autism spectrum disorder

Episode 6 of The Microbiome Podcast: The microbiome, autism, and serotonin production with Dr. Elaine Hsiao

The sixth episode of The Microbiome Podcast is now available. We had a great chat with Dr. Elaine Hsiao, a new professor at California Institute of Technology. Elaine was the first author on the seminal paper from 2013 that showed a connection in mice of the microbiome and autism spectrum disorder related behaviors. We talked with her about that work as well as more recent work that she published from her own laboratory describing the microbiomes role in regulating serotonin production.

Listen to the podcast here on our websiteHere on iTunesAnd here on Stitcher

Below are more detailed show notes:

  • (2:20) Last week’s guests Erica and Justin Sonnenburg were featured in a New York Magazine article. Read the article
  • (3:48) The Gates Foundation’s Grand Challenges in Global Health launched a grand challenge titled Addressing Newborn and Infant Gut Health Through Bacteriophage-Mediated Microbiome Engineering. Learn more
  • (6:22) uBiome launched a clinical laboratory. Read more
  • (7:56) Second Genome partnered with the University of Cork in Ireland to develop therapies for inflammatory bowel diseases. Read more.
  • (9:02) Dupont recently acquired Taxon Biosciences, a microbiome company. Read more
  • (11:15) A caller asked how long his microbiome would take to recover to it’s previous state after taking antibiotics. We based the answer on a paper by David Relman published in 2010. Read the paper.
  • (16:19) We start the interview with Elaine Hsiao. Check out her laboratory webpage.
  • (18:00) We talked with Elaine about her seminal paper on the microbiome and it’s possible connection to autism spectrum disorders. Read the paper.
  • (31:06) We talked with Elaine about her recent paper showing that gut bacteria are important for production of serotonin. Read the paper.

We will be back in two weeks with Drs. Eugene Chang and Vanessa Leone from the University of Chicago discussing how the microbiome may be involved in the complex relationship between disruptions to circadian rhythms and obesity. Please call in with any questions for Bill and David or for Drs. Chang and Leone to 518-945-8583.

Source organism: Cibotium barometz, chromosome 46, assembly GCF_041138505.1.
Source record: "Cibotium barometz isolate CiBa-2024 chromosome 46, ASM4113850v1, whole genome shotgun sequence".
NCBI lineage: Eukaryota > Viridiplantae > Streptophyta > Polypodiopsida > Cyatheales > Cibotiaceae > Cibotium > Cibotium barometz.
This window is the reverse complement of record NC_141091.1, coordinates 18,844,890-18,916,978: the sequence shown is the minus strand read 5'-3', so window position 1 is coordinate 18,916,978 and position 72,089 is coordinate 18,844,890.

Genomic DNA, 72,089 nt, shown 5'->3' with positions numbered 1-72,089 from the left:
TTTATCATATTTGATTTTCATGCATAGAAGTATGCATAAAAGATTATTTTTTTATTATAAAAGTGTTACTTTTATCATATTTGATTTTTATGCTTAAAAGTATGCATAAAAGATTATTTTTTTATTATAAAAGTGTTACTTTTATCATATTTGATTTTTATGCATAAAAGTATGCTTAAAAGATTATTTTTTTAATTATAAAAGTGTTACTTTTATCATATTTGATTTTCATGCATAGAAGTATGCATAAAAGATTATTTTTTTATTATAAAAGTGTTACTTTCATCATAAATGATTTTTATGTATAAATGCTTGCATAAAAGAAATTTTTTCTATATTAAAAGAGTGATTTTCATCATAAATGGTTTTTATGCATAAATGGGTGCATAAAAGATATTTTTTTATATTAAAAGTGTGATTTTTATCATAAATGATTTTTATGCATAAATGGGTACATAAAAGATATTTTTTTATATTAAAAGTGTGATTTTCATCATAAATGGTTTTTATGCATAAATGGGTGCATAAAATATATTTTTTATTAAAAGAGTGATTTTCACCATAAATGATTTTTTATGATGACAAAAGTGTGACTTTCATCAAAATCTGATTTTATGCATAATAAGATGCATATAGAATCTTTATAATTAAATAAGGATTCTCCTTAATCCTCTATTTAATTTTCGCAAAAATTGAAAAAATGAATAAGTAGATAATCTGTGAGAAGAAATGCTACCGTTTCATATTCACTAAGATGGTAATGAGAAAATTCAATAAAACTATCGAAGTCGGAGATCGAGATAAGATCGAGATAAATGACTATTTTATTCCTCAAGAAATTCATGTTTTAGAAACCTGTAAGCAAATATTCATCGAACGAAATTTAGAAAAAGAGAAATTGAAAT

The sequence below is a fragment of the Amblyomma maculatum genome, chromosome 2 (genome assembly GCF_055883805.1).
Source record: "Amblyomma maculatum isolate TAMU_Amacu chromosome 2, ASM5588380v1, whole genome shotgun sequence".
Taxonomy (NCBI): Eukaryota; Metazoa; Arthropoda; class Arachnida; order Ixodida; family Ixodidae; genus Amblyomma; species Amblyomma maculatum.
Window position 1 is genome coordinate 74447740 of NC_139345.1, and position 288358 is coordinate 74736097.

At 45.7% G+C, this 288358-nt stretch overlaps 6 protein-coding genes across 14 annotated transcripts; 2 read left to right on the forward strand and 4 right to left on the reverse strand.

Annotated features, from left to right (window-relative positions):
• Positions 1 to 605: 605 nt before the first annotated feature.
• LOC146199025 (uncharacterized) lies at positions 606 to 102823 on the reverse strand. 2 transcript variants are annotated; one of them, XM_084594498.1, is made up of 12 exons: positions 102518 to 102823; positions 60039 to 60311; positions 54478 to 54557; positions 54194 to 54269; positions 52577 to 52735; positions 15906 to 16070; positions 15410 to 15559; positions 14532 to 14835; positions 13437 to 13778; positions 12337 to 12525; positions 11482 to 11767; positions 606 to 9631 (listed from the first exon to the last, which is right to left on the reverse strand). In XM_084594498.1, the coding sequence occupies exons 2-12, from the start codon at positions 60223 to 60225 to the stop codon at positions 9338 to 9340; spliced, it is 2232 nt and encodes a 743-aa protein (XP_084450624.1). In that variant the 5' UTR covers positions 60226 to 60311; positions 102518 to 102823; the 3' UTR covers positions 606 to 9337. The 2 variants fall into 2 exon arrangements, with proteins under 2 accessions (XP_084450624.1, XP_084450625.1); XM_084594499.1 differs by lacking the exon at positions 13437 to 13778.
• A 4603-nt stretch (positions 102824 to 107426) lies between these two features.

Please email for any comments, news, or ideas for new blog posts.

The views expressed in the blog are solely those of the author of the blog and not necessarily the American Microbiome Institute or any of our scientists, sponsors, donors, or affiliates.

The role of the gut microbiome in Down Syndrome

Down Syndrome is the most common genetic cause of intellectual disability and occurs when there is an extra 21st chromosome, trisomy 21. Down Syndrome patients often experience premature aging and are therefore at early risk for age-related conditions like Alzheimer’s disease. Scientists from Italy published a study in November in PLOS One that compared the gut microbiome of Down Syndrome patients with that of healthy individuals.

The scientists hypothesized that the gut microbiome of Down Syndrome (DS) patients was contributing to the aging of the patients and would present similarly to the microbiome of an aged individual. They compared the gut microbiome of 17 patients with DS with previously published data for 16 age-matched individuals as well as 5 elderly individuals and 3 individuals who were 100 years old.  Interestingly, they found that the microbiomes of patients with DS were very similar to the microbiomes of healthy individuals. In this case, their hypothesis did not end up as they predicted. 

It is important to note that this study only included 17 test subjects who were all under the age of 35.  Future studies will need to be conducted with larger patient cohorts as well as older patients to truly get a good understanding of the gut microbiome profiles of the entire population of patients and better understand this hypothesis. 

There was, however, an unexpected finding that I found to be quite interesting. While the general makeup of the DS patients' microbiomes were similar to those of healthy individuals, there were subpopulations of bacteria that were more or less abundant in DS patients. Individuals with DS had elevated levels of Parasporobacterium and Sutterella and reduced levels of Veilonellaceae. This increase of Sutterella and decrease of Veilonellaceae has previously been described in autistic children with stomach problems. Specifically in this study, Sutterella abundance was positively correlated with Aberrant Behavior Checklist (ABC) scores for the DS individuals. The ABC test is a 58 item report checklist used to assess maladaptive behavior in people with developmental disabilities. 

This positive correlation tells us that this bacterium in the gut may play a role in maladaptive behavior in patients with various conditions. Although the original hypothesis was not confirmed, this very interesting result will need to be further explored to better understand the role of the gut microbiome in individuals with autism spectrum disorder and Down Syndrome.


Please email for any comments, news, or ideas for new blog posts.

The views expressed in the blog are solely those of the author of the blog and not necessarily the American Microbiome Institute or any of our scientists, sponsors, donors, or affiliates.